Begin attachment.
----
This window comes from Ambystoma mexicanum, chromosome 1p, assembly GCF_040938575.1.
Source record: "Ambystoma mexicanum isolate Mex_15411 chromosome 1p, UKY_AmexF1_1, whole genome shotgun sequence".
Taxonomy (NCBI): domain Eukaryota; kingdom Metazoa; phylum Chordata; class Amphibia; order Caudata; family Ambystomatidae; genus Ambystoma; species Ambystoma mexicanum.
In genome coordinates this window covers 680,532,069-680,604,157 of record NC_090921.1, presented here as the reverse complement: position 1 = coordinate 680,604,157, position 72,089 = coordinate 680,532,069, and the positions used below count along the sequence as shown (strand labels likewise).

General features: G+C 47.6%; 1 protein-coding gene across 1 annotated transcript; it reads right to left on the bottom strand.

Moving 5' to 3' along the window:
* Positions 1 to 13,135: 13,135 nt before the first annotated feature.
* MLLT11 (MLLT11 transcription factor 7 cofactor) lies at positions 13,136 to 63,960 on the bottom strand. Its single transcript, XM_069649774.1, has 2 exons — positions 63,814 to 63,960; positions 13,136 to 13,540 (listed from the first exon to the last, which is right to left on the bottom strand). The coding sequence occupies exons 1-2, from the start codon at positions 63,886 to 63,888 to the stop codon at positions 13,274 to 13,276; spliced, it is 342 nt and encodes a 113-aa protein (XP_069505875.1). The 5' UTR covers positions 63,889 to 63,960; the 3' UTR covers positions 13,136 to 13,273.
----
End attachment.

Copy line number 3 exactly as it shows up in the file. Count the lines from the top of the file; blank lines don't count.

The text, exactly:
Taxonomy (NCBI): domain Eukaryota; kingdom Metazoa; phylum Chordata; class Amphibia; order Caudata; family Ambystomatidae; genus Ambystoma; species Ambystoma mexicanum.